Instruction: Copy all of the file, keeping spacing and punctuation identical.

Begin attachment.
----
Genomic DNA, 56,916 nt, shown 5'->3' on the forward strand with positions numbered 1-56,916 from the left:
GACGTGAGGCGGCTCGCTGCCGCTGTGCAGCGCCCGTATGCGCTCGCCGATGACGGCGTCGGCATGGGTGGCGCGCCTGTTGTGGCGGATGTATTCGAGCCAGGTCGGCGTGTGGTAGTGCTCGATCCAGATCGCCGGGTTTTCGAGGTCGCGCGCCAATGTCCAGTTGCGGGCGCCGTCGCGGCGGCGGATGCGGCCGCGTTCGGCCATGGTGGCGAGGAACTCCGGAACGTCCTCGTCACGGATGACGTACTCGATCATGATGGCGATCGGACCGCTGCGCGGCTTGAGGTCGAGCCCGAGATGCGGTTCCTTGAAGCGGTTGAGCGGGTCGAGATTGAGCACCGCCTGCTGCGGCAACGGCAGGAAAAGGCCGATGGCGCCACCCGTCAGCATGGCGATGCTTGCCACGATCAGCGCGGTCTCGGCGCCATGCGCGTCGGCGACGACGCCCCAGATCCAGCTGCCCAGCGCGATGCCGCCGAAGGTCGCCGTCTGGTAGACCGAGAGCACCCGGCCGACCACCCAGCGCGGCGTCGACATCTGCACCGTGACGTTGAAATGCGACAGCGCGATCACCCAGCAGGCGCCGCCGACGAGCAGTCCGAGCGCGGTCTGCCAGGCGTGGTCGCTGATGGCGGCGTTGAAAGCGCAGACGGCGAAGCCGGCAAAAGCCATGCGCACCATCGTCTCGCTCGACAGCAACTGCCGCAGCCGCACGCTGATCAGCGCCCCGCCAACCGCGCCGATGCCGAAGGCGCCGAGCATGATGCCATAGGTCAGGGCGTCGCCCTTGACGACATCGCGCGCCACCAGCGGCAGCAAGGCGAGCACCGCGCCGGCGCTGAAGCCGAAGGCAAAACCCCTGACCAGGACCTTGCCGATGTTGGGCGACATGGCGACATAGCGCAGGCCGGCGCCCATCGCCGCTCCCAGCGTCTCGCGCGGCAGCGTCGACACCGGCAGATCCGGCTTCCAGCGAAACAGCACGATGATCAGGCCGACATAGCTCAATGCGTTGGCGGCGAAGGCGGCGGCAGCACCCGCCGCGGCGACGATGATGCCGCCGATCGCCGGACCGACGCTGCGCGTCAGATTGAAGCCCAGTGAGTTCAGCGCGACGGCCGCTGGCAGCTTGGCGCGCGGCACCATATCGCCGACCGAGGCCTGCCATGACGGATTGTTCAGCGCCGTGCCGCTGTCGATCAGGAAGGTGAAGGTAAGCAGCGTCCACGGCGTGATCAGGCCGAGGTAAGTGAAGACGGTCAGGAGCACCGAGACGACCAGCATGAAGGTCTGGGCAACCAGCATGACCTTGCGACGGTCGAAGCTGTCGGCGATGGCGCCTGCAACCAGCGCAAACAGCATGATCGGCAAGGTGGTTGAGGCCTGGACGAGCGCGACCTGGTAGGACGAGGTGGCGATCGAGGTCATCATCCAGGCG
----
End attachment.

Genomic DNA, 56,916 nt, shown 5'->3' on the forward strand with positions numbered 1-56,916 from the left:
GACGTGAGGCGGCTCGCTGCCGCTGTGCAGCGCCCGTATGCGCTCGCCGATGACGGCGTCGGCATGGGTGGCGCGCCTGTTGTGGCGGATGTATTCGAGCCAGGTCGGCGTGTGGTAGTGCTCGATCCAGATCGCCGGGTTTTCGAGGTCGCGCGCCAATGTCCAGTTGCGGGCGCCGTCGCGGCGGCGGATGCGGCCGCGTTCGGCCATGGTGGCGAGGAACTCCGGAACGTCCTCGTCACGGATGACGTACTCGATCATGATGGCGATCGGACCGCTGCGCGGCTTGAGGTCGAGCCCGAGATGCGGTTCCTTGAAGCGGTTGAGCGGGTCGAGATTGAGCACCGCCTGCTGCGGCAACGGCAGGAAAAGGCCGATGGCGCCACCCGTCAGCATGGCGATGCTTGCCACGATCAGCGCGGTCTCGGCGCCATGCGCGTCGGCGACGACGCCCCAGATCCAGCTGCCCAGCGCGATGCCGCCGAAGGTCGCCGTCTGGTAGACCGAGAGCACCCGGCCGACCACCCAGCGCGGCGTCGACATCTGCACCGTGACGTTGAAATGCGACAGCGCGATCACCCAGCAGGCGCCGCCGACGAGCAGTCCGAGCGCGGTCTGCCAGGCGTGGTCGCTGATGGCGGCGTTGAAAGCGCAGACGGCGAAGCCGGCAAAAGCCATGCGCACCATCGTCTCGCTCGACAGCAACTGCCGCAGCCGCACGCTGATCAGCGCCCCGCCAACCGCGCCGATGCCGAAGGCGCCGAGCATGATGCCATAGGTCAGGGCGTCGCCCTTGACGACATCGCGCGCCACCAGCGGCAGCAAGGCGAGCACCGCGCCGGCGCTGAAGCCGAAGGCAAAACCCCTGACCAGGACCTTGCCGATGTTGGGCGACATGGCGACATAGCGCAGGCCGGCGCCCATCGCCGCTCCCAGCGTCTCGCGCGGCAGCGTCGACACCGGCAGATCCGGCTTCCAGCGAAACAGCACGATGATCAGGCCGACATAGCTCAATGCGTTGGCGGCGAAGGCGGCGGCAGCACCCGCCGCGGCGACGATGATGCCGCCGATCGCCGGACCGACGCTGCGCGTCAGATTGAAGCCCAGTGAGTTCAGCGCGACGGCCGCTGGCAGCTTGGCGCGCGGCACCATATCGCCGACCGAGGCCTGCCATGACGGATTGTTCAGCGCCGTGCCGCTGTCGATCAGGAAGGTGAAGGTAAGCAGCGTCCACGGCGTGATCAGGCCGAGGTAAGTGAAGACGGTCAGGAGCACCGAGACGACCAGCATGAAGGTCTGGGCAACCAGCATGACCTTGCGACGGTCGAAGCTGTCGGCGATGGCGCCTGCAACCAGCGCAAACAGCATGATCGGCAAGGTGGTTGAGGCCTGGACGAGCGCGACCTGGTAGGACGAGGTGGCGATCGAGGTCATCATCCAGGCG